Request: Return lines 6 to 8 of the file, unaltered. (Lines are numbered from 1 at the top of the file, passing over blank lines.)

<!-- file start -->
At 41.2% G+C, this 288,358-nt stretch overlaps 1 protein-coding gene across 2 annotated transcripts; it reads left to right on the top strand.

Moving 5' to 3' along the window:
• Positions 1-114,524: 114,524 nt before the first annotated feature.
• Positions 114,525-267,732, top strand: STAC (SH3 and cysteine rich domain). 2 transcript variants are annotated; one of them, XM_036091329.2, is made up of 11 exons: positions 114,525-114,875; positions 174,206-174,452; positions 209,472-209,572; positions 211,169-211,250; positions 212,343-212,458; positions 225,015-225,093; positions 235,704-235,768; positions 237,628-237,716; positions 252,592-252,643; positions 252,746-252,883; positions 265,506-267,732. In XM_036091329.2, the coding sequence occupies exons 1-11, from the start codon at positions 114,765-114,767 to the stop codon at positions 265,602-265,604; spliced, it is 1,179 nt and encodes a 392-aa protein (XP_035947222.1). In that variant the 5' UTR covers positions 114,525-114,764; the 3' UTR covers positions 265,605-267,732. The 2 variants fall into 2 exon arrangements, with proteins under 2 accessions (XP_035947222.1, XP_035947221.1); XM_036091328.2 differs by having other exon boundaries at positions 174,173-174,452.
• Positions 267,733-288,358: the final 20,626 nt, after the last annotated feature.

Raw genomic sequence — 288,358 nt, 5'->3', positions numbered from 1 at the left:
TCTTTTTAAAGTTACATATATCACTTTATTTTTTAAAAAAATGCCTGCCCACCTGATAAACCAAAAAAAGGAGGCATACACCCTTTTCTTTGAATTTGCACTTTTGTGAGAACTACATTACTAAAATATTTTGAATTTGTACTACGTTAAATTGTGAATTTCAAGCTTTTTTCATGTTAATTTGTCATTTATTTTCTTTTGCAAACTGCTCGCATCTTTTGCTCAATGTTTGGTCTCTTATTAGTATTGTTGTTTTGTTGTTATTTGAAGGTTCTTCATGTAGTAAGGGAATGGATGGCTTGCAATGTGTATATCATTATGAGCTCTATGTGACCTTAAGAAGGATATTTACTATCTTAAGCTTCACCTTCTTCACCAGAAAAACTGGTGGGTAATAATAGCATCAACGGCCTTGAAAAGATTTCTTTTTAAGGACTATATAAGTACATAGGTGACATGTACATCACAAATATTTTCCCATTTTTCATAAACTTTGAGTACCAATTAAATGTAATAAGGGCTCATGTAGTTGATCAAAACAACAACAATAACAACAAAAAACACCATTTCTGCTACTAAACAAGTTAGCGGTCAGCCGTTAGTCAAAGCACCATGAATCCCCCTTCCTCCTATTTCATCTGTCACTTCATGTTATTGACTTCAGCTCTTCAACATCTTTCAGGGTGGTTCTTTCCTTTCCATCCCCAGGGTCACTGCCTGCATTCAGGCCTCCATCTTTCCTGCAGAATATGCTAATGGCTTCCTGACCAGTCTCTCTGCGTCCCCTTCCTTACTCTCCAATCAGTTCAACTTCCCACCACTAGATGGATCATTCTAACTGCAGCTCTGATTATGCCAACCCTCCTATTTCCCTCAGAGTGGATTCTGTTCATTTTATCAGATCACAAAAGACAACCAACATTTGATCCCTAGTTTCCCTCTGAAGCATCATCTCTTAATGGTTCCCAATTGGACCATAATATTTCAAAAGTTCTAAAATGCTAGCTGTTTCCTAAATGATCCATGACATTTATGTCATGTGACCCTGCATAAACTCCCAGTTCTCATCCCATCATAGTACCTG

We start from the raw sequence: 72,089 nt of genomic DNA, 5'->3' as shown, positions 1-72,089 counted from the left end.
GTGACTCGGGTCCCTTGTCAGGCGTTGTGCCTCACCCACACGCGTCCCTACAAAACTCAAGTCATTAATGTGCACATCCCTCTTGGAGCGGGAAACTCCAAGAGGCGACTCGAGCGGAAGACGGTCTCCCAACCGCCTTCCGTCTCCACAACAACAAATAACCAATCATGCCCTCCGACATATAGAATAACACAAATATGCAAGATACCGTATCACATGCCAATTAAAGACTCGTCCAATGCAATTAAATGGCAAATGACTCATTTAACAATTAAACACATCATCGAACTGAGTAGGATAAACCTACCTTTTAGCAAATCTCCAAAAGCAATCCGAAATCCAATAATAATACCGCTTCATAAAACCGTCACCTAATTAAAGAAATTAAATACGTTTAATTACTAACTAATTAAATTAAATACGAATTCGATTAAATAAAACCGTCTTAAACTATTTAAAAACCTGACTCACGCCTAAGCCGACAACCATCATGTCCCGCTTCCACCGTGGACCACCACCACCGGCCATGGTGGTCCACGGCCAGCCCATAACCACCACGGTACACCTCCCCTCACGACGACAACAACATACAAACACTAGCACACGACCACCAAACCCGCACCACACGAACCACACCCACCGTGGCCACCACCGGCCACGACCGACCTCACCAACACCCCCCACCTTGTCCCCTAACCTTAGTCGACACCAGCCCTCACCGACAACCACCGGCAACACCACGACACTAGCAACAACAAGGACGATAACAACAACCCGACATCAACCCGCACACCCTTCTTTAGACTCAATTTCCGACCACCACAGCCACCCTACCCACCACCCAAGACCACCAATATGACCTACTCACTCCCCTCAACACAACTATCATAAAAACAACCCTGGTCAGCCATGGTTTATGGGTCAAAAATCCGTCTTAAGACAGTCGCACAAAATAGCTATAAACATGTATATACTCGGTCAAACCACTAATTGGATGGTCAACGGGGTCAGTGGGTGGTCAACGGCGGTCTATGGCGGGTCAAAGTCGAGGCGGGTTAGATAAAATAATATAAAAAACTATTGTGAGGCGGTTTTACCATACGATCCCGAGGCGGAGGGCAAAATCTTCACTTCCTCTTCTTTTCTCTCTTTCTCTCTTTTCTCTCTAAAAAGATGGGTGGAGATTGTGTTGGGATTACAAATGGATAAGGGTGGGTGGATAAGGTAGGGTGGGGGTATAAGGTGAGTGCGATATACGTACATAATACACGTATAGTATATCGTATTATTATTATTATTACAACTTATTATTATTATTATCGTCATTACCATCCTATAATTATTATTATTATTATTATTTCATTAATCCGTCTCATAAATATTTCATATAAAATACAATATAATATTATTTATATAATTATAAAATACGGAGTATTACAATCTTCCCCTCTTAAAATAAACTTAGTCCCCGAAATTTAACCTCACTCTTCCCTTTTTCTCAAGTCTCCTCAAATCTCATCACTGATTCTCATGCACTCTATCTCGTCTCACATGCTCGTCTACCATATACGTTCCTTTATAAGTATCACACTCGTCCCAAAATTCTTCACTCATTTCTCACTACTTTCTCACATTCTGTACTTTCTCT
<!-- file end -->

Raw genomic sequence — 288,358 nt, 5'->3', positions numbered from 1 at the left:
TCTTTTTAAAGTTACATATATCACTTTATTTTTTAAAAAAATGCCTGCCCACCTGATAAACCAAAAAAAGGAGGCATACACCCTTTTCTTTGAATTTGCACTTTTGTGAGAACTACATTACTAAAATATTTTGAATTTGTACTACGTTAAATTGTGAATTTCAAGCTTTTTTCATGTTAATTTGTCATTTATTTTCTTTTGCAAACTGCTCGCATCTTTTGCTCAATGTTTGGTCTCTTATTAGTATTGTTGTTTTGTTGTTATTTGAAGGTTCTTCATGTAGTAAGGGAATGGATGGCTTGCAATGTGTATATCATTATGAGCTCTATGTGACCTTAAGAAGGATATTTACTATCTTAAGCTTCACCTTCTTCACCAGAAAAACTGGTGGGTAATAATAGCATCAACGGCCTTGAAAAGATTTCTTTTTAAGGACTATATAAGTACATAGGTGACATGTACATCACAAATATTTTCCCATTTTTCATAAACTTTGAGTACCAATTAAATGTAATAAGGGCTCATGTAGTTGATCAAAACAACAACAATAACAACAAAAAACACCATTTCTGCTACTAAACAAGTTAGCGGTCAGCCGTTAGTCAAAGCACCATGAATCCCCCTTCCTCCTATTTCATCTGTCACTTCATGTTATTGACTTCAGCTCTTCAACATCTTTCAGGGTGGTTCTTTCCTTTCCATCCCCAGGGTCACTGCCTGCATTCAGGCCTCCATCTTTCCTGCAGAATATGCTAATGGCTTCCTGACCAGTCTCTCTGCGTCCCCTTCCTTACTCTCCAATCAGTTCAACTTCCCACCACTAGATGGATCATTCTAACTGCAGCTCTGATTATGCCAACCCTCCTATTTCCCTCAGAGTGGATTCTGTTCATTTTATCAGATCACAAAAGACAACCAACATTTGATCCCTAGTTTCCCTCTGAAGCATCATCTCTTAATGGTTCCCAATTGGACCATAATATTTCAAAAGTTCTAAAATGCTAGCTGTTTCCTAAATGATCCATGACATTTATGTCATGTGACCCTGCATAAACTCCCAGTTCTCATCCCATCATAGTACCTG

We start from the raw sequence: 72,089 nt of genomic DNA, 5'->3' as shown, positions 1-72,089 counted from the left end.